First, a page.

Ozanne Foundation wants state surveillance of Christian ministries

Oct 17, 2021 by

by Carys Moseley, Christian Concern:

The government should arrange for ‘intelligence gathering’, ie. spying on ‘repeat offenders’ of ‘conversion practices’ (aka ‘conversion therapy’). This is what the Ozanne Foundation recommends in its Cooper Report, published on 1 October.

Targeting ‘conversion practices’

The Cooper Report defines ‘conversion practices’ as “attempts to suppress, ‘cure’ or change sexual orientation or gender identity.” It calls on the UK government to ban ‘conversion practices’ without delay. The authors prefer the term ‘conversion practices’, which is used in the criminal law passed in Malta in 2016. The switch in terminology means that Christian ministry broadly conceived is being targeted.

Appendix 1 of the report provides ‘definition illustrations’ of supposed scenarios of ‘suppression’, ‘cure’ and ‘change’. The illustration for ‘suppression’ is a teenage girl who experiences same-sex attraction. The pastor is said to offer to pray for her and to pray “that she will have the strength to not ever act on her feelings.” This is the criminalisation of prayer for the exercise of virtues such as chastity and self-control.

Criminalising prayer and exorcism

The Cooper Report demands that the UK government should criminalise prayer and exorcism. It says that “exempting prayer … would lead to a significant loophole that would be open to abuse.” Regarding compliance with the European Convention on Human Rights, the authors say this:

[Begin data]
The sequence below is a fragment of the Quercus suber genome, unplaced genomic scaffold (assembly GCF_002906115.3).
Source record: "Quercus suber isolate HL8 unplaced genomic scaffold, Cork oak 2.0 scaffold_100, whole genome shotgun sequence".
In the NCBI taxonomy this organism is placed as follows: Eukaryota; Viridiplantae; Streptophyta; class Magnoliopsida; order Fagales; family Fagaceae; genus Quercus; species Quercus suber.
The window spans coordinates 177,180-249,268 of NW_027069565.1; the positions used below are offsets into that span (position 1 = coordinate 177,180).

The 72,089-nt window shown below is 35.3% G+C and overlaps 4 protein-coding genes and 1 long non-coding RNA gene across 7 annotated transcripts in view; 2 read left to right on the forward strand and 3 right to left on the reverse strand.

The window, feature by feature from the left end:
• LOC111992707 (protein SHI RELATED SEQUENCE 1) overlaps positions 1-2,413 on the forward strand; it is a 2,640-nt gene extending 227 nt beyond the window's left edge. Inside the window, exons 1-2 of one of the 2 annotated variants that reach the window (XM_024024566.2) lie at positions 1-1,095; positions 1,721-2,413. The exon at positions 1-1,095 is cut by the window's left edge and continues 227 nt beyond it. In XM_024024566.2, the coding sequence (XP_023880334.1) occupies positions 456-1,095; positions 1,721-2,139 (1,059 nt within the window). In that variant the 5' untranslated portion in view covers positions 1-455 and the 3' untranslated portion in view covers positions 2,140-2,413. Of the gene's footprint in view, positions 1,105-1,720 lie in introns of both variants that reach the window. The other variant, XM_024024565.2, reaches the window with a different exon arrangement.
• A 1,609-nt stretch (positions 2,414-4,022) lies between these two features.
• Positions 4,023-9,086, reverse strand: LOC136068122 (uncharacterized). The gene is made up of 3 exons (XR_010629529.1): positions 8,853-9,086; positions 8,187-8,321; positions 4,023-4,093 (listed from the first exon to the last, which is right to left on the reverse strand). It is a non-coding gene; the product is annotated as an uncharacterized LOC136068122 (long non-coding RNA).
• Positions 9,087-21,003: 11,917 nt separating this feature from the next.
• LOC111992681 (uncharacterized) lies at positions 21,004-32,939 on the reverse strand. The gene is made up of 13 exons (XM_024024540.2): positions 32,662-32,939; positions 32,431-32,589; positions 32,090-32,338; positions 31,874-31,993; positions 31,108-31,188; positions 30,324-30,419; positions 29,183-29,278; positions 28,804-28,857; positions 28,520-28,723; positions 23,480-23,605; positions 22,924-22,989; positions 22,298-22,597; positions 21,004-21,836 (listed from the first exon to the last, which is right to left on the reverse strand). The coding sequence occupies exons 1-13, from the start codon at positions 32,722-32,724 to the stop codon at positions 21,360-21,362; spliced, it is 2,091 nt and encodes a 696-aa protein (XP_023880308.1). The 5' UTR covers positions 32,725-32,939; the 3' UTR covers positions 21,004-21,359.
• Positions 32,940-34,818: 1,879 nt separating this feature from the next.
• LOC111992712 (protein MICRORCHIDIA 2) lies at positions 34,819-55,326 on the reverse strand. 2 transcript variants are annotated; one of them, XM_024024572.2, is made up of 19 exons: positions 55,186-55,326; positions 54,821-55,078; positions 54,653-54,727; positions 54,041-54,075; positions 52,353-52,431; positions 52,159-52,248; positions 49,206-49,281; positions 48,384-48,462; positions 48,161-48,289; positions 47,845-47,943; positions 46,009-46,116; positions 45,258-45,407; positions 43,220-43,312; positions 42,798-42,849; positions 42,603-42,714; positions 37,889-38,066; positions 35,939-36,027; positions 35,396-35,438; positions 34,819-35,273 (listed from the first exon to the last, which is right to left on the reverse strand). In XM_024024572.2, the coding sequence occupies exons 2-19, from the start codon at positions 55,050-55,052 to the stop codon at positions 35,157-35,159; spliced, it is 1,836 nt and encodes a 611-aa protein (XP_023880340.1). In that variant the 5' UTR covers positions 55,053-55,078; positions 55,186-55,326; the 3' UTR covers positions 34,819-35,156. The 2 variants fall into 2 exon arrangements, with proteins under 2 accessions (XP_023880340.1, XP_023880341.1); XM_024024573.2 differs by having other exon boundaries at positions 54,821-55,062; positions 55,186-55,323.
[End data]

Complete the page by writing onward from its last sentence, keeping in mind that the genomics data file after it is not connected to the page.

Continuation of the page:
“It is worth noting that even so-called non-coercive forms of conversion practices such as talking therapy or ‘healing’ prayer, which are seen by some as ‘soft’ forms of conversion practices, still amount to degrading treatment due to the actual harm or the real risk of grave psychological harm to which they expose their victims.”

The report assumes, without evidence, that prayer inflicts ‘physical and psychological harm’, shame, internalised self-hatred and mental health problems. However, prayer that has ‘no predetermined purpose’ should not be banned. In other words, the link between prayer and beliefs about the authority of God is to be severed by the state. This fundamentally redefines prayer.

The report also demands criminalisation of exorcism when “conducted as a form of conversion practice.” The problem is that exorcism is not aimed directly at a human being. Typically, an exorcist addresses purported evil spirits in the name of Jesus Christ, commanding them to leave those persons believed to be possessed or oppressed. This was always what Jesus himself is recorded to have done.

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